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Re: On the subject of Git, Bazaar, and the future of Emacs development

From: Stephen J. Turnbull
Subject: Re: On the subject of Git, Bazaar, and the future of Emacs development
Date: Thu, 28 Mar 2013 12:26:33 +0900

Stephen Leake writes:

 > If I understand what you mean by "bidirectional merging", then monotone
 > handles it nicely (http://www.monotone.ca/).
 > I use monotone for all my projects, and merge back and forth between
 > branches all the time.

When you say "my", do you mean projects that mostly only you work on?
If so, you probably won't run into the problem, unless you're in the
habit of keeping several workspaces on a given branch and you don't
keep them current.  In a one-person, multibranch workflow, you will
typically see DAGs like this:

trunk  0--------A--B--C--D-- ...
        \         /    \
         \       /      \
branch    a--b--c--------d-- ...

and the nature of such workflows is that typically conflicts are
relatively few; you do different things in different branches.
Furthermore, at each merge point (<B> and <d>) there are exactly two
paths from the most recent common ancestor (<c> and <C>,
respectively), which helps to simplify analysis of the merge.

Multi-person, multi-branch workflows admit a nastier kind of geometry,
which the Bazaar developers call "criss-cross merges" for an obvious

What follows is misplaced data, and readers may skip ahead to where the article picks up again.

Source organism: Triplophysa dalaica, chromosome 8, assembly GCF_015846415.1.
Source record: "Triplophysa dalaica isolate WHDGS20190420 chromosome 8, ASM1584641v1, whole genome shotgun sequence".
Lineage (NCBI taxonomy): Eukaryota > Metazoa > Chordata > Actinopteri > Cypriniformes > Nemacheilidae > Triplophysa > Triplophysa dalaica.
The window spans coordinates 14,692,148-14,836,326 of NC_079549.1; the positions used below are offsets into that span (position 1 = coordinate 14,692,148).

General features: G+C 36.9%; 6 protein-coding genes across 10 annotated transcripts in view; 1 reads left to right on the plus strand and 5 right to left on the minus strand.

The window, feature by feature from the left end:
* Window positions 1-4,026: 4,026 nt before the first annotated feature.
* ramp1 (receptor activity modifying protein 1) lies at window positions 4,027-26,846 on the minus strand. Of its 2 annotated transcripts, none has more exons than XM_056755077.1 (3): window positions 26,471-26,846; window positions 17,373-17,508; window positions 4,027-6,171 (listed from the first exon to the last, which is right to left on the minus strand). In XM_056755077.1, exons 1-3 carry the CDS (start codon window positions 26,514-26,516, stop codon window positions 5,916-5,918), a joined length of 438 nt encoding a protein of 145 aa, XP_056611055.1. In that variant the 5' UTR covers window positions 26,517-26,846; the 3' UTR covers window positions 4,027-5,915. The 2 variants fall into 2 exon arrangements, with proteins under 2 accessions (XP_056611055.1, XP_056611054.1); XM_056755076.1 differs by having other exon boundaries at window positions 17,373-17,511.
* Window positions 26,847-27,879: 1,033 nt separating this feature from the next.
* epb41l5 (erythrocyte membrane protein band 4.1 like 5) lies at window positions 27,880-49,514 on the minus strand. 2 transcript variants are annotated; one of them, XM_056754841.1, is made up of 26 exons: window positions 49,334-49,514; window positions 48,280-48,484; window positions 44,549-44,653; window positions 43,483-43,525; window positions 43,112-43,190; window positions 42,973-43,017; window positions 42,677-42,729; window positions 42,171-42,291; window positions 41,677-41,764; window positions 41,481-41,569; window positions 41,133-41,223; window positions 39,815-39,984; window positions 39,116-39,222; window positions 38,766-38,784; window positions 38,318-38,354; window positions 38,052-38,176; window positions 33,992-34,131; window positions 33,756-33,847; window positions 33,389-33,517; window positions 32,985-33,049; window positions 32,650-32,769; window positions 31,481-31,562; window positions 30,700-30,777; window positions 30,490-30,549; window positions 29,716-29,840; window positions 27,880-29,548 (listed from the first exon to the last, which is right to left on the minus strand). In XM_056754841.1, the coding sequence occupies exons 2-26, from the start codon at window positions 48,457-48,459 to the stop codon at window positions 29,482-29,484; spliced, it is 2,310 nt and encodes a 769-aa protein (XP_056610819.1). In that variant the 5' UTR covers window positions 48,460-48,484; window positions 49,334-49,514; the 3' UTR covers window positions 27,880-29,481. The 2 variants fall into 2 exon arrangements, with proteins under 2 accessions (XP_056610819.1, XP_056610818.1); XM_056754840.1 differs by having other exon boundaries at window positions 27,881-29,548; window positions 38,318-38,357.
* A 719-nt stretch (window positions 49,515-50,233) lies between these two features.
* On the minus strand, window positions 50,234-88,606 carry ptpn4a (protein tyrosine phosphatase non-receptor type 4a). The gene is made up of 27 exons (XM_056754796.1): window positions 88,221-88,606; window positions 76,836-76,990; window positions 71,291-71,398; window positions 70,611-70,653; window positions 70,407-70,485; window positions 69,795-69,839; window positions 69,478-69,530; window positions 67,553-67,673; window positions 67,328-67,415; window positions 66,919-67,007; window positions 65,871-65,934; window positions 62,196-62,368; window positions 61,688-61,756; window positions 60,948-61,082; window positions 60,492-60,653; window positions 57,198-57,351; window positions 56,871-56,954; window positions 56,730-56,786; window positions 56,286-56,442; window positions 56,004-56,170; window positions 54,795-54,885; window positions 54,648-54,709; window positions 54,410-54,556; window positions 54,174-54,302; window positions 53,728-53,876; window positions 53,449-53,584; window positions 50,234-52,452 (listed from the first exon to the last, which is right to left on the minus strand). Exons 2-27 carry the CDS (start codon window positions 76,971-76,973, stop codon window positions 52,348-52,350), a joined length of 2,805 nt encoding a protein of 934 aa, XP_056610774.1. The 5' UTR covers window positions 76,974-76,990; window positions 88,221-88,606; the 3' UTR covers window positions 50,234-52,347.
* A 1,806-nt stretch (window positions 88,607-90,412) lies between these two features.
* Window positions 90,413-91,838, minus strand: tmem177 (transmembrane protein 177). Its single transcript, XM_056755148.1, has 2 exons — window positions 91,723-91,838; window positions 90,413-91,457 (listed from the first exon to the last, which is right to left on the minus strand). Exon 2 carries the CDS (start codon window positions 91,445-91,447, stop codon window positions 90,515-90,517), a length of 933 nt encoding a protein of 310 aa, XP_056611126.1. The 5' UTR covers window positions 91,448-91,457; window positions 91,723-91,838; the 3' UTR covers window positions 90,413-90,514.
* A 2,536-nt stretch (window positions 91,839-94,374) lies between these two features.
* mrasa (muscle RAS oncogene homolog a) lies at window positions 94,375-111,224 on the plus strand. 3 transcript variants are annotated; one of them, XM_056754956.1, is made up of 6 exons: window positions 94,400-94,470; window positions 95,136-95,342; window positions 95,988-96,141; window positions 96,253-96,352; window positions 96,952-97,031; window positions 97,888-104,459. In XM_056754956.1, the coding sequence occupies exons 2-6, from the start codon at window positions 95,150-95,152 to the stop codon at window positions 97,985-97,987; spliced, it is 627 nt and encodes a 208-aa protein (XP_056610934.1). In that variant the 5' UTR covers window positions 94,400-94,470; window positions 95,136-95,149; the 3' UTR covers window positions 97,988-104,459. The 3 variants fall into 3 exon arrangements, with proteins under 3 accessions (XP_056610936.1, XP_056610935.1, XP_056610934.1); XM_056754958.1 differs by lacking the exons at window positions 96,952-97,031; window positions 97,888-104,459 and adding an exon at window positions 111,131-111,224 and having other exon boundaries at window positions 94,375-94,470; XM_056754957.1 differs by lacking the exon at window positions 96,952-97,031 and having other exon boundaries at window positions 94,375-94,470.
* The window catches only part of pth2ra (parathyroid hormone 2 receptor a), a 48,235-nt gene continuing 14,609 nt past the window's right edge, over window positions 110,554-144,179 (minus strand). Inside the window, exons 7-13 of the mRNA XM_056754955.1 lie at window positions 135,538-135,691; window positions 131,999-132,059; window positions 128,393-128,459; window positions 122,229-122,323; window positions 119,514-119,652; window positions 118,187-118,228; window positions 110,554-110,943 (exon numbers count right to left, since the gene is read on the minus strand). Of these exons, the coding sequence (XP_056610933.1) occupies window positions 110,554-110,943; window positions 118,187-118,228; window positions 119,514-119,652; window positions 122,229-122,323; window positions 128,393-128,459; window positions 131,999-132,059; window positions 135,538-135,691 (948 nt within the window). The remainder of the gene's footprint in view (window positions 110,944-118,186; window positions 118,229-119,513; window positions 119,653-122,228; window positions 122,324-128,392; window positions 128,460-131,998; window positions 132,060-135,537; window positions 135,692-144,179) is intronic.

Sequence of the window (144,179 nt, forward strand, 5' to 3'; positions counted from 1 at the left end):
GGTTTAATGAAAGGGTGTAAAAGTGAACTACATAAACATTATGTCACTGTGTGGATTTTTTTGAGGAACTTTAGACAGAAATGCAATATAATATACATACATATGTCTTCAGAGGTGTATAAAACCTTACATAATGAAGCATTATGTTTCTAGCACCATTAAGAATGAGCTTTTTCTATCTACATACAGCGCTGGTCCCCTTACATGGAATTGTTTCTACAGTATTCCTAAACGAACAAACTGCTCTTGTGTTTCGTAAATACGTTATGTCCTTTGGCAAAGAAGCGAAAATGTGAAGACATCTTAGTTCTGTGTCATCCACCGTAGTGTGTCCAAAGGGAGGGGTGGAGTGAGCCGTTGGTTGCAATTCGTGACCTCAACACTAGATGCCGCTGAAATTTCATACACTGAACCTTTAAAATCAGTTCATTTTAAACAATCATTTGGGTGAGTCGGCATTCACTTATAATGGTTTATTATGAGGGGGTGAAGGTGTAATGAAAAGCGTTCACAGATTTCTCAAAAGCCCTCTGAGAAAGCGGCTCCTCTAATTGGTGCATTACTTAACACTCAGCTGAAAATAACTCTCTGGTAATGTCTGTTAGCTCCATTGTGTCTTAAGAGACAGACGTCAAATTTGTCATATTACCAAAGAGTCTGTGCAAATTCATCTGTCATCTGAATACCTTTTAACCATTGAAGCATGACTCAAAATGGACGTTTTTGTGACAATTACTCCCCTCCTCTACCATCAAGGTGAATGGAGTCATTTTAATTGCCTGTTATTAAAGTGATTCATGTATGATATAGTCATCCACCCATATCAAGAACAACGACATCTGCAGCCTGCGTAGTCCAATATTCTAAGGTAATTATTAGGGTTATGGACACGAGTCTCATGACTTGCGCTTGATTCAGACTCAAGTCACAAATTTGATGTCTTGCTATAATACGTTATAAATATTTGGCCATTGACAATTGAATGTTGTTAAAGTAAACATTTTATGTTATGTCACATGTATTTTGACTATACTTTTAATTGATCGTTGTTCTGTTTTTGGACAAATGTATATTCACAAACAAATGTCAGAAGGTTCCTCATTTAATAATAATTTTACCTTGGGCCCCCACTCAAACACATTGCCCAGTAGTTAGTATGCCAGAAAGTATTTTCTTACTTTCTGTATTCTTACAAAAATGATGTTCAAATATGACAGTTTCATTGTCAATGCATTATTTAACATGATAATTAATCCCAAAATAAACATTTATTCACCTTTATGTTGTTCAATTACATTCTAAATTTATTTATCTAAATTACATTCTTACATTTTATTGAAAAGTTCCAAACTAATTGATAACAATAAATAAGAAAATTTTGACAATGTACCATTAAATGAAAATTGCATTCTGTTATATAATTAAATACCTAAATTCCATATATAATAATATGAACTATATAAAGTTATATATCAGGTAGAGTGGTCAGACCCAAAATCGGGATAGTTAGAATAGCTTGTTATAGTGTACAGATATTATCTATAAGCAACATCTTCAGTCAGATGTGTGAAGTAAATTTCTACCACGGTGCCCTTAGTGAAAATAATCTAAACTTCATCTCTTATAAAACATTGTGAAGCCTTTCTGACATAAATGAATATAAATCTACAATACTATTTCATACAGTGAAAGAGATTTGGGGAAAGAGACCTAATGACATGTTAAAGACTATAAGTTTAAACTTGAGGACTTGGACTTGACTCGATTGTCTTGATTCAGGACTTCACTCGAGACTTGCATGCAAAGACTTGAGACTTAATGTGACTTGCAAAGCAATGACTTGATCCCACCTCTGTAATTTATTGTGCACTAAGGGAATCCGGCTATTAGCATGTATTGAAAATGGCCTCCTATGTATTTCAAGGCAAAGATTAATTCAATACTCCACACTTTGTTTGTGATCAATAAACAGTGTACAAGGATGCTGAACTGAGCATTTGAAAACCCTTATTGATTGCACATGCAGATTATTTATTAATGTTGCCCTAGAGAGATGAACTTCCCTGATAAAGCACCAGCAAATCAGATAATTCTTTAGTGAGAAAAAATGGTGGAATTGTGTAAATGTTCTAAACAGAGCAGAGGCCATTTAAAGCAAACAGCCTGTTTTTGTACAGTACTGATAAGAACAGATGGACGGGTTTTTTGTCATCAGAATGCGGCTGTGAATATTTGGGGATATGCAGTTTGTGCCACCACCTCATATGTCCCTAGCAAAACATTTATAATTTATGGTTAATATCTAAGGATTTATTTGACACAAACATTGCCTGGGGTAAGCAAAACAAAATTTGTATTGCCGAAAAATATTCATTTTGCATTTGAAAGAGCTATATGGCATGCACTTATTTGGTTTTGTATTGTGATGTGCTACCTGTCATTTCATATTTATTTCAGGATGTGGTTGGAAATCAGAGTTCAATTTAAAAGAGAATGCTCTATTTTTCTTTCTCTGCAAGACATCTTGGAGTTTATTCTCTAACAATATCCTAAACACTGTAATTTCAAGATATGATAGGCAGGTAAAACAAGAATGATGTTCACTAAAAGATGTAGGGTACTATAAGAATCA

trunk  0--------A--B--C--D--E----- ...
        \         /    \/    \
         \       /     /\     \
branch    a--b--c-----d--e-----f-- ...

and the merge at <f> can be a monstrosity because the structure of the
DAG is little help in disentangling conflicts: the most recent common
ancestor of <f> is <c>, and there are 4 "long" paths between them,
increasing the expected number of conflicts.  If Monotone does handle
these gracefully, that would be *really* cool!

 > I suspect the key feature that makes it work is the conflict
 > resolution tools in monotone;
 > http://www.monotone.ca/docs/Merge-Conflicts.html#Merge-Conflicts

Could be, but I really don't see anything on that page that other
DVCSes don't have, and the note about "the special case of file
content conflicts" which invoke an external merge tool looks pretty
ordinary.  I suspect that --resolve-conflicts-file does something
similar to git's rerere command, or perhaps git's interactive rebase


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